Procurement Methodologies Pulse Blog Are reverse auctions a win-win for both parties? The answer depends on who you ask, and as always, “the proof is in the pudding”. If done right, they can be a win-win for both buyers and suppliers. The online reverse auction is a cost-effective way in which a single buyer procures goods or services from multiple bidders using an online bidding platform. In this article, we will share a few tips to help demystify reverse auctions and maximize mutual benefits for both parties.


Most people are familiar with eBay auctions where a seller typically sells a good to the highest bidder. The well-known eBay auction platform facilitates private consumer transactions with multiple buyers competing for a single good from a single supplier. Switch the seller-buyer transaction and roles of an eBay auction and you now have something that is called a Reverse Auction. The online reverse auction bidders are anonymous to each other and compete in a fixed-duration, online transaction by sending decreasing offers in price until a specified deadline, in response to an invitation to bid or request for proposals. In online auctions the seller and buyer alike are anxiously monitoring the bid activity on their screens, hoping for a successful transaction. The same can be said for a supplier and public procurement staff engaged in a reverse auction.

Reverse auctions have been used in public procurement for almost two decades with varying degrees of success. For most buyers using reverse auctions, the main goal is to get the lowest possible price for a good or service in order to drive down procurement costs and achieve savings. Virginia’s Information Technology Agency notes in its 2018 IT Procurement Manual, Chapter 19.2.3 Benefits of Reverse Auctions, that buyers may realize average price reductions of 15% utilizing reverse auctions. Reported price reductions can range from 5% to 90%.

Large corporations and the federal government have been traditional users of online reverse auctions. According to The Government Accountability Office (GAO) 2018 Report on reverse auctions there are more reverse auctions providers since the last GAO review in 2013, including government providers in the marketplace. Eight providers conducted reverse auctions for agencies from FYs 2013 to 2017, with the majority conducted by FedBid Inc.

If you are a young procurement professional, you might already be a fan of this sourcing method. According to a 2017 Scout RFP white paper online reverse auctions have been increasing in popularity, especially among procurement and finance professionals between the ages of 30 and 44.

Below are a few things you should know to maximize your benefits when using reverse auctions in procurement:

Using the above guidelines can help you address some of the potential challenges noted by opponents of this sourcing method who argue that reverse auctions:

do not always guarantee the lowest price;
may encourage race-to-the bottom prices that are detrimental to both buyers, who may not get high quality and standards for the goods/services they acquire, as well as suppliers, who may have not assessed their cost appropriately;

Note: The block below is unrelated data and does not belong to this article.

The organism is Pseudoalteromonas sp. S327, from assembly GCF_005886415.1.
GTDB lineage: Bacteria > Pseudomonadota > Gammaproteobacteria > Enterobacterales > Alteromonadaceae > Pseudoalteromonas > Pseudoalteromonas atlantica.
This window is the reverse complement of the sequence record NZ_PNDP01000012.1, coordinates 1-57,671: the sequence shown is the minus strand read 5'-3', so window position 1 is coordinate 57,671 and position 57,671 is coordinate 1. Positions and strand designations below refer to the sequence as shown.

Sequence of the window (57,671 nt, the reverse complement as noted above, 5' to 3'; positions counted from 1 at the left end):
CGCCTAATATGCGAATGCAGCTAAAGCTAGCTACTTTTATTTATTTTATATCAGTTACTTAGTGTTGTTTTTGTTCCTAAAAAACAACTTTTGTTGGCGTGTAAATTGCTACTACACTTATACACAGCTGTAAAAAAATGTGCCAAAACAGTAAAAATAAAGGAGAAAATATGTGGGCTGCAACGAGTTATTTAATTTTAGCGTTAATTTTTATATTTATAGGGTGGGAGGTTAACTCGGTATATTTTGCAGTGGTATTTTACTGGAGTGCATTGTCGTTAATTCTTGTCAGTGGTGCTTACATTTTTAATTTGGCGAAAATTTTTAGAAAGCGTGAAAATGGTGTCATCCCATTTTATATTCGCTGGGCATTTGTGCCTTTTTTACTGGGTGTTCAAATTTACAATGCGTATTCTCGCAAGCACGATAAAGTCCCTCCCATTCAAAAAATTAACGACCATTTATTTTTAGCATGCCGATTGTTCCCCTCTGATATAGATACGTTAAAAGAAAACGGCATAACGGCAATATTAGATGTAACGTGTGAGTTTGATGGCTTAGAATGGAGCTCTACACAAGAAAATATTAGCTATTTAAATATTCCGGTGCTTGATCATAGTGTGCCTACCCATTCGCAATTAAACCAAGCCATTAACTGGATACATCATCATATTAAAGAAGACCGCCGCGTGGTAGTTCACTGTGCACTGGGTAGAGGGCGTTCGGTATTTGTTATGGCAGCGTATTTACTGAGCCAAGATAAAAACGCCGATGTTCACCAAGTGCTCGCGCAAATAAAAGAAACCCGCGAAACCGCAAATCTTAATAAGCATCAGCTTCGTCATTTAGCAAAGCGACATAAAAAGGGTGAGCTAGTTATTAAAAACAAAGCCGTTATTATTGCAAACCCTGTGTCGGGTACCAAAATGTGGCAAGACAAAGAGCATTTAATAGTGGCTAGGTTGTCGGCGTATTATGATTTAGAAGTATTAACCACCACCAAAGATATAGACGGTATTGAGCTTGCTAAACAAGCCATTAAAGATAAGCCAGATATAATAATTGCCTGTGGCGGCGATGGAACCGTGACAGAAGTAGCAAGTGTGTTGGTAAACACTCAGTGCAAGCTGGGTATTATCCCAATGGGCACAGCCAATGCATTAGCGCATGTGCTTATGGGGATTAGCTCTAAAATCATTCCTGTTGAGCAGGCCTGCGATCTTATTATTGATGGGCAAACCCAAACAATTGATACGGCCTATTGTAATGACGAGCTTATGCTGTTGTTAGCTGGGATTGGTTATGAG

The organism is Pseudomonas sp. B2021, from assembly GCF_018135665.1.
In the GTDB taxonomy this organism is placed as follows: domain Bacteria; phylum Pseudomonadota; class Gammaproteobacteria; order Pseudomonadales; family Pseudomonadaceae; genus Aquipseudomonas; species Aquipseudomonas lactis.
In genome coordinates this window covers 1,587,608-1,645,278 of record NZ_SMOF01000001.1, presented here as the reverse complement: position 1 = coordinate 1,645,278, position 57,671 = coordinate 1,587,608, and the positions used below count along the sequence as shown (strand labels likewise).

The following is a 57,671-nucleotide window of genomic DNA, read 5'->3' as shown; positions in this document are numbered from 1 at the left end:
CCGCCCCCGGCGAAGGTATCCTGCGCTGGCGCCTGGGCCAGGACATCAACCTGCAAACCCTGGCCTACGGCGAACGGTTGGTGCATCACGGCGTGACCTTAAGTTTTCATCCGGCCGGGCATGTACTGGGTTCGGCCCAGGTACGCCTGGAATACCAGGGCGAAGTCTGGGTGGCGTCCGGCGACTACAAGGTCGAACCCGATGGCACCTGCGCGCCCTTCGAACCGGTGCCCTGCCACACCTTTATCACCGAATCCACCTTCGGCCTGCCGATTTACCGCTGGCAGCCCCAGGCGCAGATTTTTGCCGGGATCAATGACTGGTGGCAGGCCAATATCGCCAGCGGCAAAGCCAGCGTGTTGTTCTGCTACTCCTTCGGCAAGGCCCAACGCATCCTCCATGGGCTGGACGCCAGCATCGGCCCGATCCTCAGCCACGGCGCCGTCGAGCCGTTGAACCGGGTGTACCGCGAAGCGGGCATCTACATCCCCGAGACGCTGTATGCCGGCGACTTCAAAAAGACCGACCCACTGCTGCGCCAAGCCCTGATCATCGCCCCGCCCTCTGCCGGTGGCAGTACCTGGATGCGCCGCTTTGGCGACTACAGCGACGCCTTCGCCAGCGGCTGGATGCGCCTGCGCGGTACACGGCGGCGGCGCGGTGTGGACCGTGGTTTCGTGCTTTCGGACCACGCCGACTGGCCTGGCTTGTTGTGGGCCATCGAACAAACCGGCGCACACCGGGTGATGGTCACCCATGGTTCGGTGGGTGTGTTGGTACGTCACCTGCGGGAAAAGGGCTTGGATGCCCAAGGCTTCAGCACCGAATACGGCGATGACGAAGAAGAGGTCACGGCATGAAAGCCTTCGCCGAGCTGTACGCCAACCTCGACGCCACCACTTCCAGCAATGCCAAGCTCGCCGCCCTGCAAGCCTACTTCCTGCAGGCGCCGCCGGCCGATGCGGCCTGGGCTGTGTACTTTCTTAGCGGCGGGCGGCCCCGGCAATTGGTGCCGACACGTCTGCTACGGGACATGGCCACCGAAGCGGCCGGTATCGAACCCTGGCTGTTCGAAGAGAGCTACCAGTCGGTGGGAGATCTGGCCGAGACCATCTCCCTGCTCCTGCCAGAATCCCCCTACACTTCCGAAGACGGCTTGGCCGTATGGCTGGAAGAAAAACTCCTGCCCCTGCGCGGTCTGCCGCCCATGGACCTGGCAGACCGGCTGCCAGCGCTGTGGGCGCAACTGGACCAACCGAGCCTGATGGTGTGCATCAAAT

can pose a threat to long-term supplier relationships, or
have no valid method to measure savings.

Are these real challenges, or just myths, stemming from a lack of understanding; or suppliers being apprehensive about competing in the reverse auction space? Poorly planned or administered reverse auctions could result in no competition, no savings, or soured relationships with strategic suppliers. What then should buyers know to make sure reverse auctions lead to a successful outcome and a win-win for both parties?

The conventional wisdom is that reverse auctions are not suited for all commodities and services. However, for some commodities, a combination of competition and collaboration may be employed, using a two-step reverse auction model, where the lowest bidders from the online reverse auction are invited to take part in negotiations with cost being one of the many factors considered for the final award. A recent Institute for Supply Management article: 3 Reasons to Engage in Reverse Auctions noted that reverse auctions have evolved into transactions where competing companies are now evaluated based on other parameters (including quality, service level and delivery method) in addition to the lowest price.  Carefully considering when to use reverse auctions can go a long way for the public buyer who is looking to achieve savings for the customer agency or the enterprise.

For example, Virginia’s Code, Chapter 45: Public Procurement Act specifies that goods and non-professional services are appropriate uses of reverse auctioning in section § 2.2-4303. Methods of procurement. Categories for which reverse auctions should be used include construction, professional services, bulk purchases of commodities and aggregates used in road and highway construction and maintenance of structures.

Buyers and suppliers alike see the benefits of reverse auctions. The image below shows the most-recognized advantages for both parties participating in a reverse auction transaction.

Buyers and sellers should engage in reverse auctions as long as the right type of auction is chosen for the appropriate goods or services to maximize its benefits. Reverse auctions can be impactful and produce a mutually-beneficial outcome when they are not solely used to get the lowest price.

Do you have a success story to share about reverse auctions? What are the top three goods or services your public agency has recently used reverse auctions for? Email me at emoreland@naspo.org. We’d like to hear from you!